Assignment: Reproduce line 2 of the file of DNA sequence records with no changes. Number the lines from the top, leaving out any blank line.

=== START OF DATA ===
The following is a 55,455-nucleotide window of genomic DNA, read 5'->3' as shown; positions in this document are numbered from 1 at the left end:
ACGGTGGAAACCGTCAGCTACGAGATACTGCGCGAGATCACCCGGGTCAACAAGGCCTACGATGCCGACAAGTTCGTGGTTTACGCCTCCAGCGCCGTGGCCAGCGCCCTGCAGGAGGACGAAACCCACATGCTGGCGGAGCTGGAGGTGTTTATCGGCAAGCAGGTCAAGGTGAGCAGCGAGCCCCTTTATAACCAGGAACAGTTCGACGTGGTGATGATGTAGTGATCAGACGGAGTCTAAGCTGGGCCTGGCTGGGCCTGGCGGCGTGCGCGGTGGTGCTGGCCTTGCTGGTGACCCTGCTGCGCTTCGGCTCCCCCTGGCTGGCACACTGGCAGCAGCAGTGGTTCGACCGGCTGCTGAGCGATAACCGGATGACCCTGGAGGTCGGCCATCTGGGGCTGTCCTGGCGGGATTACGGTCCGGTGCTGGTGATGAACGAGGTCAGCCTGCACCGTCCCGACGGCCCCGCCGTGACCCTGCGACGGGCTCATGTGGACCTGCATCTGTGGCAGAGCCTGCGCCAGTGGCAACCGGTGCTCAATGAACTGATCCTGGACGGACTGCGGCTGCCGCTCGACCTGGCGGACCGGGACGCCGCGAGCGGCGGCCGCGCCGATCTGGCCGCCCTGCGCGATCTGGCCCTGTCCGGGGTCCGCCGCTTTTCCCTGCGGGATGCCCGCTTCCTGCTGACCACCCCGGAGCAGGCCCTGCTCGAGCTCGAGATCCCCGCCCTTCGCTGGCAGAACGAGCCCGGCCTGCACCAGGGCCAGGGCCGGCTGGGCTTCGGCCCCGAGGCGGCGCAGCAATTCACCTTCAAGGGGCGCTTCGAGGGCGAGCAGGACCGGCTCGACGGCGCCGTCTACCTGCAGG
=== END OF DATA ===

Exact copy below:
ACGGTGGAAACCGTCAGCTACGAGATACTGCGCGAGATCACCCGGGTCAACAAGGCCTACGATGCCGACAAGTTCGTGGTTTACGCCTCCAGCGCCGTGGCCAGCGCCCTGCAGGAGGACGAAACCCACATGCTGGCGGAGCTGGAGGTGTTTATCGGCAAGCAGGTCAAGGTGAGCAGCGAGCCCCTTTATAACCAGGAACAGTTCGACGTGGTGATGATGTAGTGATCAGACGGAGTCTAAGCTGGGCCTGGCTGGGCCTGGCGGCGTGCGCGGTGGTGCTGGCCTTGCTGGTGACCCTGCTGCGCTTCGGCTCCCCCTGGCTGGCACACTGGCAGCAGCAGTGGTTCGACCGGCTGCTGAGCGATAACCGGATGACCCTGGAGGTCGGCCATCTGGGGCTGTCCTGGCGGGATTACGGTCCGGTGCTGGTGATGAACGAGGTCAGCCTGCACCGTCCCGACGGCCCCGCCGTGACCCTGCGACGGGCTCATGTGGACCTGCATCTGTGGCAGAGCCTGCGCCAGTGGCAACCGGTGCTCAATGAACTGATCCTGGACGGACTGCGGCTGCCGCTCGACCTGGCGGACCGGGACGCCGCGAGCGGCGGCCGCGCCGATCTGGCCGCCCTGCGCGATCTGGCCCTGTCCGGGGTCCGCCGCTTTTCCCTGCGGGATGCCCGCTTCCTGCTGACCACCCCGGAGCAGGCCCTGCTCGAGCTCGAGATCCCCGCCCTTCGCTGGCAGAACGAGCCCGGCCTGCACCAGGGCCAGGGCCGGCTGGGCTTCGGCCCCGAGGCGGCGCAGCAATTCACCTTCAAGGGGCGCTTCGAGGGCGAGCAGGACCGGCTCGACGGCGCCGTCTACCTGCAGG